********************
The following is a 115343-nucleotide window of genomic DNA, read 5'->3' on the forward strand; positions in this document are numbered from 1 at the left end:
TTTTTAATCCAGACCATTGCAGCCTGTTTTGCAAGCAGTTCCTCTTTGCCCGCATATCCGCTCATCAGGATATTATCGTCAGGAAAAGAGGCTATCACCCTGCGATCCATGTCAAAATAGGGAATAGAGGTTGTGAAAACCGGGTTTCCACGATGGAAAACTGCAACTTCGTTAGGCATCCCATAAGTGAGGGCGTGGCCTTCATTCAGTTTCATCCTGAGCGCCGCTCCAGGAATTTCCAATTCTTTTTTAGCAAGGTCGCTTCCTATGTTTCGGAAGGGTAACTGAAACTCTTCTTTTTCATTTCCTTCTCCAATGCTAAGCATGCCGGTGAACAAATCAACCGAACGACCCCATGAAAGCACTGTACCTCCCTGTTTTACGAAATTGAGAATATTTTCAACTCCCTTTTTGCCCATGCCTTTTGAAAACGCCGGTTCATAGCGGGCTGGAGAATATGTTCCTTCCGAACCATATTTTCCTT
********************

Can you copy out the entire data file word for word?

The following is a 115343-nucleotide window of genomic DNA, read 5'->3' on the forward strand; positions in this document are numbered from 1 at the left end:
TTTTTAATCCAGACCATTGCAGCCTGTTTTGCAAGCAGTTCCTCTTTGCCCGCATATCCGCTCATCAGGATATTATCGTCAGGAAAAGAGGCTATCACCCTGCGATCCATGTCAAAATAGGGAATAGAGGTTGTGAAAACCGGGTTTCCACGATGGAAAACTGCAACTTCGTTAGGCATCCCATAAGTGAGGGCGTGGCCTTCATTCAGTTTCATCCTGAGCGCCGCTCCAGGAATTTCCAATTCTTTTTTAGCAAGGTCGCTTCCTATGTTTCGGAAGGGTAACTGAAACTCTTCTTTTTCATTTCCTTCTCCAATGCTAAGCATGCCGGTGAACAAATCAACCGAACGACCCCATGAAAGCACTGTACCTCCCTGTTTTACGAAATTGAGAATATTTTCAACTCCCTTTTTGCCCATGCCTTTTGAAAACGCCGGTTCATAGCGGGCTGGAGAATATGTTCCTTCCGAACCATATTTTCCTT